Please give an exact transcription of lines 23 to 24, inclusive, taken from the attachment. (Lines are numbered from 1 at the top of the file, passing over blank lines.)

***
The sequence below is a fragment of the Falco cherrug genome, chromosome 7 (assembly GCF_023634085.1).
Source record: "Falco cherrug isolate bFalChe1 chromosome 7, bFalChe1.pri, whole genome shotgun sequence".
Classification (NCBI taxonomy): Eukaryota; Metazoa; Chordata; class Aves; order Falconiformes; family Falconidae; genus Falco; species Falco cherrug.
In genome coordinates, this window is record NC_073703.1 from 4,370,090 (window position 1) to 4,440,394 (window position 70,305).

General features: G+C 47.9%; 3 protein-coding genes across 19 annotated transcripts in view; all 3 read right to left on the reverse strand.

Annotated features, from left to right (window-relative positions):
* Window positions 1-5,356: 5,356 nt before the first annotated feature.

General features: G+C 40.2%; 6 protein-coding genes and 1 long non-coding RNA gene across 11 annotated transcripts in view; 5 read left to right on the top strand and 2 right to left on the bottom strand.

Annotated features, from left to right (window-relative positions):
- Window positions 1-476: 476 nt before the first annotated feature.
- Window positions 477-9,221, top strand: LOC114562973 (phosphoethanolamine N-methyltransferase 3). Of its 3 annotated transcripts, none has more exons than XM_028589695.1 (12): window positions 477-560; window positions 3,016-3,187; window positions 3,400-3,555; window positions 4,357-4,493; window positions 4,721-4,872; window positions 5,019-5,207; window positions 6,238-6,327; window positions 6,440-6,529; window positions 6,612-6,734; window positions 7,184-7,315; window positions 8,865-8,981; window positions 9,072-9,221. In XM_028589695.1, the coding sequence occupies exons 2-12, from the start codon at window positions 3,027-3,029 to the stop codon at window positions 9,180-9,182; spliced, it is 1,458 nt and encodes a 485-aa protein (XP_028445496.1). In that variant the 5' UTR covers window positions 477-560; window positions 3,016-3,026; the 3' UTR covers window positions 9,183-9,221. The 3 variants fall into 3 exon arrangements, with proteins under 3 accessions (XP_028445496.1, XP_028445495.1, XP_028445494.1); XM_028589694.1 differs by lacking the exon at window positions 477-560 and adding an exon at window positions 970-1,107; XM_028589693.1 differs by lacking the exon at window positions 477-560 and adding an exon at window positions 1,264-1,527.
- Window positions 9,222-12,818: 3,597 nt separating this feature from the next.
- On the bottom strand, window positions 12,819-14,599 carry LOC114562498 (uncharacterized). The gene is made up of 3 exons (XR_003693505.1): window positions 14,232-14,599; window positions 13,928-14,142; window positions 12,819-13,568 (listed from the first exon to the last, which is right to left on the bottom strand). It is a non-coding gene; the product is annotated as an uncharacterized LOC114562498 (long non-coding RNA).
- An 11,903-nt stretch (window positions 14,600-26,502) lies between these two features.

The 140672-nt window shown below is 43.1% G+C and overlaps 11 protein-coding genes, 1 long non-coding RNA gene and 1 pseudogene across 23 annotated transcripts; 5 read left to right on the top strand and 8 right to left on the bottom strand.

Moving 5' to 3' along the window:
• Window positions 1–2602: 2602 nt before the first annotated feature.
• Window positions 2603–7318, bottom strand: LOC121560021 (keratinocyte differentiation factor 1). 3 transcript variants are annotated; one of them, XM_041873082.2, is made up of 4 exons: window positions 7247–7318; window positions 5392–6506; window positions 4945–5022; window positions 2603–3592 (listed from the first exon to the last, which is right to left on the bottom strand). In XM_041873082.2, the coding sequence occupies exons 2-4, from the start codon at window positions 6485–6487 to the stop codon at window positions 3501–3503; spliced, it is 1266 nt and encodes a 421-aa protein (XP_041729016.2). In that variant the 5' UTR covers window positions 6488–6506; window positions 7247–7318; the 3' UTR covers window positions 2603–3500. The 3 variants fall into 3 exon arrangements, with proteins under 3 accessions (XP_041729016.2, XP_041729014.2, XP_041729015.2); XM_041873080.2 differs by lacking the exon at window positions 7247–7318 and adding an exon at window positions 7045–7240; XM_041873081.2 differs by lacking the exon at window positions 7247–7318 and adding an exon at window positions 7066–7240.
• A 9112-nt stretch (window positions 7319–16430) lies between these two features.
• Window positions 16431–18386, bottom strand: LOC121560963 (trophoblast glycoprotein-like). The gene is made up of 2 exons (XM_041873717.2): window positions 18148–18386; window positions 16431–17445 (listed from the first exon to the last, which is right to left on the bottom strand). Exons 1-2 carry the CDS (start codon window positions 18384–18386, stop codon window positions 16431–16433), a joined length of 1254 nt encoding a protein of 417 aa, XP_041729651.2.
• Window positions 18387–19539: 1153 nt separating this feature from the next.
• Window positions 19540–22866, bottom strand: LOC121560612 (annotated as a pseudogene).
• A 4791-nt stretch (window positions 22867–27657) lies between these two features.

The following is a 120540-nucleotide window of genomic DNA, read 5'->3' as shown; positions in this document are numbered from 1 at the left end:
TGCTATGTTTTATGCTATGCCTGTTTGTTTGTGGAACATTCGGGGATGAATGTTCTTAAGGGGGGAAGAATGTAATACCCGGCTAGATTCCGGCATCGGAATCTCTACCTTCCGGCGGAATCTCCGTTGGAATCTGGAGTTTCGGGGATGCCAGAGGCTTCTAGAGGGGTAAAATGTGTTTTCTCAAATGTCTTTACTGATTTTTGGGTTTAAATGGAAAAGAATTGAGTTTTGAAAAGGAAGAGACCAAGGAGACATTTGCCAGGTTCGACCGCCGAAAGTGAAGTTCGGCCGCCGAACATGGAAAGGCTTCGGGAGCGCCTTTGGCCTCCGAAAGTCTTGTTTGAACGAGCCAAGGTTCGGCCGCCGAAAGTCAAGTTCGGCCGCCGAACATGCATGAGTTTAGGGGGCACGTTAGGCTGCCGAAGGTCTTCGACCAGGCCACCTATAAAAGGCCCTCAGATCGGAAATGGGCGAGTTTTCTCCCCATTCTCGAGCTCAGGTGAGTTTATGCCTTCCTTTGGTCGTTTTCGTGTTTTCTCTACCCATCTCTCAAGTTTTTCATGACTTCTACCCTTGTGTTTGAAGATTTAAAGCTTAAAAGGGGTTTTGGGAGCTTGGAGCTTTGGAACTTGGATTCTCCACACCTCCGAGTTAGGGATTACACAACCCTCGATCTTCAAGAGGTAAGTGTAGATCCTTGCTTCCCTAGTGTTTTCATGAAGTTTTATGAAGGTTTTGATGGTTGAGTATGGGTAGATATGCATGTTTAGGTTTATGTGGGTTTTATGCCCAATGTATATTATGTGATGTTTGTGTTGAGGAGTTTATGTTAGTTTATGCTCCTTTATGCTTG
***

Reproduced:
• A 4791-nt stretch (window positions 22867–27657) lies between these two features.

The following is a 120540-nucleotide window of genomic DNA, read 5'->3' as shown; positions in this document are numbered from 1 at the left end: